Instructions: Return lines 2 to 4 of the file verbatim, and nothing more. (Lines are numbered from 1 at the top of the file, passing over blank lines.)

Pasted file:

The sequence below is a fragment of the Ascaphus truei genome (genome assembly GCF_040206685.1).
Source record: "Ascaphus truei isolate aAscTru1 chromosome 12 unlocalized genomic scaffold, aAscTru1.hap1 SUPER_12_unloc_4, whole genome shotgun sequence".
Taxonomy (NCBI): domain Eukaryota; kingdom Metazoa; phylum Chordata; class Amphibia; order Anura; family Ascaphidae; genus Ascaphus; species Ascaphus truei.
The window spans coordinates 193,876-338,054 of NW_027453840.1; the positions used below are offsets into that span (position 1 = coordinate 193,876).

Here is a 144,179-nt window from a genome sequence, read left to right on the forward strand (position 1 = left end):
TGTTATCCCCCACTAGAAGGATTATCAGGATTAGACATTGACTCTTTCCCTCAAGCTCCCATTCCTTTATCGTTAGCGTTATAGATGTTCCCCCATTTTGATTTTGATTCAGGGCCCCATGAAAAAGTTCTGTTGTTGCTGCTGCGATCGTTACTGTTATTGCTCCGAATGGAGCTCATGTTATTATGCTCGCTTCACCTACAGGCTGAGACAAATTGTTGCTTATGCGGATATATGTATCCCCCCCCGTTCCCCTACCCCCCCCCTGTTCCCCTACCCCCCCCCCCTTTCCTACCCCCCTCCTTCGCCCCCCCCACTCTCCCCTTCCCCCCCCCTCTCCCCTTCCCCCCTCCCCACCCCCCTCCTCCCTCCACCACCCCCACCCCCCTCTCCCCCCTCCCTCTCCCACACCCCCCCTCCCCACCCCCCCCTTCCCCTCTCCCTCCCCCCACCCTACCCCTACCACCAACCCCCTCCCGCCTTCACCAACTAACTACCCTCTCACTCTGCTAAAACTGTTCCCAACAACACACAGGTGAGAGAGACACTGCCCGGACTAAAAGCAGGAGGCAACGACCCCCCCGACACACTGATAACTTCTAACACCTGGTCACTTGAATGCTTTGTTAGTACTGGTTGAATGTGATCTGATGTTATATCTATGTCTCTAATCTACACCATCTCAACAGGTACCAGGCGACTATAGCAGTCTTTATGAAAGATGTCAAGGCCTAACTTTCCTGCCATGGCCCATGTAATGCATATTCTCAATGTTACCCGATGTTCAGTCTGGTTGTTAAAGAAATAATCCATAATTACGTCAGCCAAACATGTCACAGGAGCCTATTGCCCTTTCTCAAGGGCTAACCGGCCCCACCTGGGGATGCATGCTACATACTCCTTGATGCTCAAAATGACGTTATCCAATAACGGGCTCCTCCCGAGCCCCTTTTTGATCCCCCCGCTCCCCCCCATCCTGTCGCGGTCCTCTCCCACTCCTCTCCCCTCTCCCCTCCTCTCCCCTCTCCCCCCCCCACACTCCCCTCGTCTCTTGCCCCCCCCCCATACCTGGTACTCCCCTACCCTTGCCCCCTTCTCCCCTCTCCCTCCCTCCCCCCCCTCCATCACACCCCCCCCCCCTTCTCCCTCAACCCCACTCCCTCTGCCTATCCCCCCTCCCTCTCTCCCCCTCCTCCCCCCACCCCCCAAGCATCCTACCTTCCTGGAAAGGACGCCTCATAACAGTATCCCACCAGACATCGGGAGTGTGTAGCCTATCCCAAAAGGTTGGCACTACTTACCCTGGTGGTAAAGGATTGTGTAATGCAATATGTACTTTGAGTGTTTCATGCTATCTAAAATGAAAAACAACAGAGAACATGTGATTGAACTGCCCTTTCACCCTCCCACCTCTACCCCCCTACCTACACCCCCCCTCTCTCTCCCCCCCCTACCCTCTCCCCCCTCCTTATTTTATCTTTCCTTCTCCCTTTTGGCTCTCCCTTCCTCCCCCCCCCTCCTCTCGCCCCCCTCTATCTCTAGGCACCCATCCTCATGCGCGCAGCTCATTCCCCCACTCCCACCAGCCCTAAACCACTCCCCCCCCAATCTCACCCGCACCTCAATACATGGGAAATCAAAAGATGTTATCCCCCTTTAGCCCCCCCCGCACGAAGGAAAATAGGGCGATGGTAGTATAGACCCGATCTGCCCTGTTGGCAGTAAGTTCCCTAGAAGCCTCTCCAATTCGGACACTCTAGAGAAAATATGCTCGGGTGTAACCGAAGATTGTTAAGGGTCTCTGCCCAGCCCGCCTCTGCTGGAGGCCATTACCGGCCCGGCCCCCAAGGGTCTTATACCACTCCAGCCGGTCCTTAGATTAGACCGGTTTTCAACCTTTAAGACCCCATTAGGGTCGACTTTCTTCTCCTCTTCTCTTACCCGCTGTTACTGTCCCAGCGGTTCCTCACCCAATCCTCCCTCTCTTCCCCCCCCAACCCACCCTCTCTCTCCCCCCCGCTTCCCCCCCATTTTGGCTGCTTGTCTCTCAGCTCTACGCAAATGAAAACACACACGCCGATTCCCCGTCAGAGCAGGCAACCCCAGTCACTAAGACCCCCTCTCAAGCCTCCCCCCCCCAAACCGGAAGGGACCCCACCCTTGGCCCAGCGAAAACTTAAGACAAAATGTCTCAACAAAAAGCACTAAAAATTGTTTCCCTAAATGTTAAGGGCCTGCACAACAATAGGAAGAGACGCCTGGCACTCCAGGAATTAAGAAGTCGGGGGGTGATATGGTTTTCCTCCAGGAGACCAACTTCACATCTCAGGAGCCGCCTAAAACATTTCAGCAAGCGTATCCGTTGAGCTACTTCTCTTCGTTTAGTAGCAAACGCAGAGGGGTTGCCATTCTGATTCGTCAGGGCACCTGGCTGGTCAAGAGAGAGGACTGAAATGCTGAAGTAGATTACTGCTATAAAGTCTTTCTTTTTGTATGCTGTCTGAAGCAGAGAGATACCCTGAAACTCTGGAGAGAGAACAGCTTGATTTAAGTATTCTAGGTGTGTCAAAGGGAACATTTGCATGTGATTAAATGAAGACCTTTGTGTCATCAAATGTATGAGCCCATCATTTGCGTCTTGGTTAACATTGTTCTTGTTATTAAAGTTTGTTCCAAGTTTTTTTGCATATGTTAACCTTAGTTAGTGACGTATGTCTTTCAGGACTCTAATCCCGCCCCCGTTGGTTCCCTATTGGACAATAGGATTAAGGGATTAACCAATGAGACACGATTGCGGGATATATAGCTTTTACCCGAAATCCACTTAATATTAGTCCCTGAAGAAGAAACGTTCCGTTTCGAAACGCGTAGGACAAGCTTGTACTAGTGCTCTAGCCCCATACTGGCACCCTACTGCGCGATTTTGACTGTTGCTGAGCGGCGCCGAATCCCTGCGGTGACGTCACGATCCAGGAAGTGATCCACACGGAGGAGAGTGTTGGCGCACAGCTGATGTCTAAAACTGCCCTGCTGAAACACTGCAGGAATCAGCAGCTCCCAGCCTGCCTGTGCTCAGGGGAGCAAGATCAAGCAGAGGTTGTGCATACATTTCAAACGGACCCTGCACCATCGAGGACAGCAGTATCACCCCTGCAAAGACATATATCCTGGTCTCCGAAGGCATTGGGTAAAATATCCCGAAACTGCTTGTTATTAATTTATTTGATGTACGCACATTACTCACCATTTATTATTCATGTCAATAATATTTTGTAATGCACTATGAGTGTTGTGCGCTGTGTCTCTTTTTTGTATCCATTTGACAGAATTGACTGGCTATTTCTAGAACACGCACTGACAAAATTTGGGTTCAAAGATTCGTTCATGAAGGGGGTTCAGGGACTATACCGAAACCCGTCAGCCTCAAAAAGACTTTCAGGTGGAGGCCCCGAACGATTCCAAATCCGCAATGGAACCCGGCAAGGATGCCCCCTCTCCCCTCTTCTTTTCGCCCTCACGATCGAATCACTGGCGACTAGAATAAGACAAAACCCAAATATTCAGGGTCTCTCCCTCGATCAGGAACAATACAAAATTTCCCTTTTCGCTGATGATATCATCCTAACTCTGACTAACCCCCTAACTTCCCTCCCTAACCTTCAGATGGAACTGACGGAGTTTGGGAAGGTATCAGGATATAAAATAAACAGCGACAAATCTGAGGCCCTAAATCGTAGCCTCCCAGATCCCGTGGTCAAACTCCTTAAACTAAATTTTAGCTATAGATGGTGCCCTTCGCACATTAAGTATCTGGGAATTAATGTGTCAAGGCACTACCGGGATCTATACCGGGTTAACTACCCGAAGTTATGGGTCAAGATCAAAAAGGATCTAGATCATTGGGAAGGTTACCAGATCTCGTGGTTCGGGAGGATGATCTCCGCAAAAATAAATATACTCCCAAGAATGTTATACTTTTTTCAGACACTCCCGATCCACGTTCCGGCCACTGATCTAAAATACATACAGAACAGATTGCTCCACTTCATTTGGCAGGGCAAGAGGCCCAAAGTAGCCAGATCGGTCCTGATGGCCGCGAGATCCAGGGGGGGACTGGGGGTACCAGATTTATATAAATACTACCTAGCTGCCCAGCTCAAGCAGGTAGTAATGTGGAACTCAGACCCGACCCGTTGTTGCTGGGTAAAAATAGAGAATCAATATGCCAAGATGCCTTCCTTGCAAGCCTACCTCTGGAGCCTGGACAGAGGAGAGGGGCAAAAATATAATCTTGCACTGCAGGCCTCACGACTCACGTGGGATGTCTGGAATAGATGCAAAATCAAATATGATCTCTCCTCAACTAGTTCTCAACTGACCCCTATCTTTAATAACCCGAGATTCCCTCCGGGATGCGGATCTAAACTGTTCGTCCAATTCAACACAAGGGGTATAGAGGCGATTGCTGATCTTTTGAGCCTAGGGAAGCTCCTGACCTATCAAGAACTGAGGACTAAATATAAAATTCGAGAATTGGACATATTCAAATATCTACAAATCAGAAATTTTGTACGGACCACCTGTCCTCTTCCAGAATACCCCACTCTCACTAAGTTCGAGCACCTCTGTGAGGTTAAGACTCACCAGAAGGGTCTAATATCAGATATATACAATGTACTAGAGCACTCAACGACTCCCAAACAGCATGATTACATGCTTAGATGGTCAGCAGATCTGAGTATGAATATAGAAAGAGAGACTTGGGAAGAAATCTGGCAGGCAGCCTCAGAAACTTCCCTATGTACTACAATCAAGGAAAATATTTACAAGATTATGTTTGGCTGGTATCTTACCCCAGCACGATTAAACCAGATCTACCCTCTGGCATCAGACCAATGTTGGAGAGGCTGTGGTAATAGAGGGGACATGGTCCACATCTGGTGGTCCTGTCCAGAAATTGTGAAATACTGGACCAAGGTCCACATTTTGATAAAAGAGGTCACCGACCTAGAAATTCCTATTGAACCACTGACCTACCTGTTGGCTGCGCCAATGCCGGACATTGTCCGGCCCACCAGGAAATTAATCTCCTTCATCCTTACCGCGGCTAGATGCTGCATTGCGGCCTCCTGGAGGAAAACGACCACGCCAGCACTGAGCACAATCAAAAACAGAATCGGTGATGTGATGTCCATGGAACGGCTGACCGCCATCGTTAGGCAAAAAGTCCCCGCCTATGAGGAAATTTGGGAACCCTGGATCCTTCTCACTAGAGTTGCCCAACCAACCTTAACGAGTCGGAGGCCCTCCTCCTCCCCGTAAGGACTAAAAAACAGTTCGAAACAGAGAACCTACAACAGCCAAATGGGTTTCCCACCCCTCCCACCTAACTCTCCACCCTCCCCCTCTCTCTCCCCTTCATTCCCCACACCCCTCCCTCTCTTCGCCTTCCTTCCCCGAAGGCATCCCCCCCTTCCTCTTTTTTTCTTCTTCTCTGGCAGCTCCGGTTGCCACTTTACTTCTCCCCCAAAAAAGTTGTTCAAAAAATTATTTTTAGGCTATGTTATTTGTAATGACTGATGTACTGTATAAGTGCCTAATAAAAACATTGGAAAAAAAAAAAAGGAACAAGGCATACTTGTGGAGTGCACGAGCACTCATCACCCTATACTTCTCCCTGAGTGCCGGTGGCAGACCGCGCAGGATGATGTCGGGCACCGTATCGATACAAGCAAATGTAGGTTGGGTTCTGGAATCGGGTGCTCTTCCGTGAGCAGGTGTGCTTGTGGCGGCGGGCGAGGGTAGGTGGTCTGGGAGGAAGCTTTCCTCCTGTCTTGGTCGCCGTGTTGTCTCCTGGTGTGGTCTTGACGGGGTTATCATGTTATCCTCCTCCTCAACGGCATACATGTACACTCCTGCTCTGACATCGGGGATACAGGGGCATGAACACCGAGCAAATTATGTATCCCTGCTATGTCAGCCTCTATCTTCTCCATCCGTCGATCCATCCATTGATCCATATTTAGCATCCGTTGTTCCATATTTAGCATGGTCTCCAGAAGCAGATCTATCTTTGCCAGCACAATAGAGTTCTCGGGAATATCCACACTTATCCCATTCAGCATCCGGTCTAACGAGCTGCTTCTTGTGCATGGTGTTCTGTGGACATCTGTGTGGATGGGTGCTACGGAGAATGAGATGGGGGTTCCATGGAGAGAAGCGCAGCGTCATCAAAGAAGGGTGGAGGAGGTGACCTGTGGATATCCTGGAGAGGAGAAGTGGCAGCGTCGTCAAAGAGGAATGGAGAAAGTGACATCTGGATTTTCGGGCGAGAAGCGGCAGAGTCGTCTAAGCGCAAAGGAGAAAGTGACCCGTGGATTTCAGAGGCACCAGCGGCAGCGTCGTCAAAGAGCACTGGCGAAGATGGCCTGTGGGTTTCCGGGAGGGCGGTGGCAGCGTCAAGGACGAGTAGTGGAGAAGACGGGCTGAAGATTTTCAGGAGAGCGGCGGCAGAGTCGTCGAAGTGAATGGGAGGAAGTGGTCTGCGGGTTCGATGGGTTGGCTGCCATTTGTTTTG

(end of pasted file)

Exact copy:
Source record: "Ascaphus truei isolate aAscTru1 chromosome 12 unlocalized genomic scaffold, aAscTru1.hap1 SUPER_12_unloc_4, whole genome shotgun sequence".
Taxonomy (NCBI): domain Eukaryota; kingdom Metazoa; phylum Chordata; class Amphibia; order Anura; family Ascaphidae; genus Ascaphus; species Ascaphus truei.
The window spans coordinates 193,876-338,054 of NW_027453840.1; the positions used below are offsets into that span (position 1 = coordinate 193,876).